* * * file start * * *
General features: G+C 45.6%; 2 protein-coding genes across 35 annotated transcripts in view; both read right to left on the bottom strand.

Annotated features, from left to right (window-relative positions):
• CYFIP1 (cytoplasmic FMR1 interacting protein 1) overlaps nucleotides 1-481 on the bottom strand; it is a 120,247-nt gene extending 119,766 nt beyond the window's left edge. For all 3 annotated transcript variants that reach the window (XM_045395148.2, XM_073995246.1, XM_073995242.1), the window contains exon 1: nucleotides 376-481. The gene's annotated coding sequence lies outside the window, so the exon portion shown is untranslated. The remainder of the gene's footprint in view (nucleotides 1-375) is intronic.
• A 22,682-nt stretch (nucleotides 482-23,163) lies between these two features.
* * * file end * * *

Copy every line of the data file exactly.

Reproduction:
General features: G+C 45.6%; 2 protein-coding genes across 35 annotated transcripts in view; both read right to left on the bottom strand.

Annotated features, from left to right (window-relative positions):
• CYFIP1 (cytoplasmic FMR1 interacting protein 1) overlaps nucleotides 1-481 on the bottom strand; it is a 120,247-nt gene extending 119,766 nt beyond the window's left edge. For all 3 annotated transcript variants that reach the window (XM_045395148.2, XM_073995246.1, XM_073995242.1), the window contains exon 1: nucleotides 376-481. The gene's annotated coding sequence lies outside the window, so the exon portion shown is untranslated. The remainder of the gene's footprint in view (nucleotides 1-375) is intronic.
• A 22,682-nt stretch (nucleotides 482-23,163) lies between these two features.